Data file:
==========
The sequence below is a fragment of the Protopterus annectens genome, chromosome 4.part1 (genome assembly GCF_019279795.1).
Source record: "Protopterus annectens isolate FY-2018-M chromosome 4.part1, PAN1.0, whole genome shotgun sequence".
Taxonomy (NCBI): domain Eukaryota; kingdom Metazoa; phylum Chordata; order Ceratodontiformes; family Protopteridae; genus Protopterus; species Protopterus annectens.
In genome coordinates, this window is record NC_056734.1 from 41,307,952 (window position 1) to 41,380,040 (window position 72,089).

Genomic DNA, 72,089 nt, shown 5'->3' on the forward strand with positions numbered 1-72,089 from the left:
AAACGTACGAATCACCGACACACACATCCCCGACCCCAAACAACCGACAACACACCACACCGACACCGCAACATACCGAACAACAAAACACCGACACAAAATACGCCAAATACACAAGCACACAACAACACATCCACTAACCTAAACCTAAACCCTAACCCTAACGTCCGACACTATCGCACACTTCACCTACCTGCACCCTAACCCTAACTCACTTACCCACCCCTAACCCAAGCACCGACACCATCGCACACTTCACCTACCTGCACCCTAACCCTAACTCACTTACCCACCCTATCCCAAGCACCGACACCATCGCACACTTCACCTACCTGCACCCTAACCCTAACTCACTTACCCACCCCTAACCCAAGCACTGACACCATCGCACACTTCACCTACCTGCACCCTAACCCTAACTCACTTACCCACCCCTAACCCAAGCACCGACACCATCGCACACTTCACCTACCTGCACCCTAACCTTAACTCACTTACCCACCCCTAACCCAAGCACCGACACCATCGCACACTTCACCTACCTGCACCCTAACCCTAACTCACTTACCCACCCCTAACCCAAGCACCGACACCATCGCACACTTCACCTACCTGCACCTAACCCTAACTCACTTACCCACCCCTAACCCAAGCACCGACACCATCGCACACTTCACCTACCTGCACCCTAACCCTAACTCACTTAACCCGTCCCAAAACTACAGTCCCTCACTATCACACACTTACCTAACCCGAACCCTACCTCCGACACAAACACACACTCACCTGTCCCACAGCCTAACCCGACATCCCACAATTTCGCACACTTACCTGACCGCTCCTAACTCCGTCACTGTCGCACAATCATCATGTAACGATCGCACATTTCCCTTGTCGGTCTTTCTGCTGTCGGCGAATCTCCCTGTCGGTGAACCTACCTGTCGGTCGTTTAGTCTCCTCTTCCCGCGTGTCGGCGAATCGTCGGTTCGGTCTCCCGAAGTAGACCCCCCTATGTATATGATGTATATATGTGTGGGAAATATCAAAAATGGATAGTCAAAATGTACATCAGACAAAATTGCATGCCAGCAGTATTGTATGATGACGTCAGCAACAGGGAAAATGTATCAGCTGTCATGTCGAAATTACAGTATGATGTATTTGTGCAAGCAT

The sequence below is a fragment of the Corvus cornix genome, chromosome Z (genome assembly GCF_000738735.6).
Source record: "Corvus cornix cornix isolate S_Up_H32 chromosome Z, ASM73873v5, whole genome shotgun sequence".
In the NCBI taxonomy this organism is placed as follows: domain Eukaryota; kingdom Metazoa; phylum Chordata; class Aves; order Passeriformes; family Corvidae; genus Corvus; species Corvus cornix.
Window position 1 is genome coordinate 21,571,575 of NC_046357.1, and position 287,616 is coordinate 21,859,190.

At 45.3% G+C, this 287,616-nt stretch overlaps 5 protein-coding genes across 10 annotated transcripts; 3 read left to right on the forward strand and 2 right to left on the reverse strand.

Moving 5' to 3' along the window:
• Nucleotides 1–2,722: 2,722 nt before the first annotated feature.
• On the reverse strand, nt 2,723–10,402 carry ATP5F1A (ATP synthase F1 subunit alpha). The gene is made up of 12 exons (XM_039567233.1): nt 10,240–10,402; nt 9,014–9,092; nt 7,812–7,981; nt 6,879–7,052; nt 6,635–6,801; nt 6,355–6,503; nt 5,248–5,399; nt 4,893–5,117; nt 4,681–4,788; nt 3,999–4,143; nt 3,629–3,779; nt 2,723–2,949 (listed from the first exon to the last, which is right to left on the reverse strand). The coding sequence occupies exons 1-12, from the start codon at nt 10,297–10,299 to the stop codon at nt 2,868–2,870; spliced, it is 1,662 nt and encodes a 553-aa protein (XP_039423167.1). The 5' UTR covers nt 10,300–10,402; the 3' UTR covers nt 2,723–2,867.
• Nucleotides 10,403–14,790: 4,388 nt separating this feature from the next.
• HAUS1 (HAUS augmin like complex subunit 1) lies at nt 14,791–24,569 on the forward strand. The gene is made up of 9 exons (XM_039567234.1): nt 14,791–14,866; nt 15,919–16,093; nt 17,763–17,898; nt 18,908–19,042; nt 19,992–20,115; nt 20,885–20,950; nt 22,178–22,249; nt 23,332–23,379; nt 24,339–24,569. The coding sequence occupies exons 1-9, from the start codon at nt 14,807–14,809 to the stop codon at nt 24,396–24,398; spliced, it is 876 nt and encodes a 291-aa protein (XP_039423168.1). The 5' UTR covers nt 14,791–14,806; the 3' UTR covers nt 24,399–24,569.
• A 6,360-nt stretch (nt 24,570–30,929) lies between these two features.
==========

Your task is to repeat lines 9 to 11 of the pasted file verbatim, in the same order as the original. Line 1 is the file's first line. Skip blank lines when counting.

In the NCBI taxonomy this organism is placed as follows: domain Eukaryota; kingdom Metazoa; phylum Chordata; class Aves; order Passeriformes; family Corvidae; genus Corvus; species Corvus cornix.
Window position 1 is genome coordinate 21,571,575 of NC_046357.1, and position 287,616 is coordinate 21,859,190.

At 45.3% G+C, this 287,616-nt stretch overlaps 5 protein-coding genes across 10 annotated transcripts; 3 read left to right on the forward strand and 2 right to left on the reverse strand.